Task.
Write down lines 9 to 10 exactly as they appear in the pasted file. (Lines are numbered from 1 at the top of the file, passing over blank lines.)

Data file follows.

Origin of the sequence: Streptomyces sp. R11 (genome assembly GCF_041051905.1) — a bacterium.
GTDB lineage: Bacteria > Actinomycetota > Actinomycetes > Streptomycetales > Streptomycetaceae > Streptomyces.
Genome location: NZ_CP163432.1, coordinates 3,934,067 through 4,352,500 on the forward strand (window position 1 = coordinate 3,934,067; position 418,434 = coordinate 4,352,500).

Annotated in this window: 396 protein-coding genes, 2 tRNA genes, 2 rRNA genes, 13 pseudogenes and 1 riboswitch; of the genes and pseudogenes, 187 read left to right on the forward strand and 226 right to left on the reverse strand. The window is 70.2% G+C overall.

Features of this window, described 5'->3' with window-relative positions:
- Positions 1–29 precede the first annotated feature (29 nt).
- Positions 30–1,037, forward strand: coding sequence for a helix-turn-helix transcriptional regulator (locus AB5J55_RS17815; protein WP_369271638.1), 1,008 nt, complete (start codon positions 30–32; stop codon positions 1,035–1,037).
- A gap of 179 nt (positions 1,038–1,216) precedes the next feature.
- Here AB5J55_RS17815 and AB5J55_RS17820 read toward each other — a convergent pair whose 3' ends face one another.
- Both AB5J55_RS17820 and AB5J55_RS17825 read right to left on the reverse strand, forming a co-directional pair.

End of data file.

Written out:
- Here AB5J55_RS17815 and AB5J55_RS17820 read toward each other — a convergent pair whose 3' ends face one another.
- Both AB5J55_RS17820 and AB5J55_RS17825 read right to left on the reverse strand, forming a co-directional pair.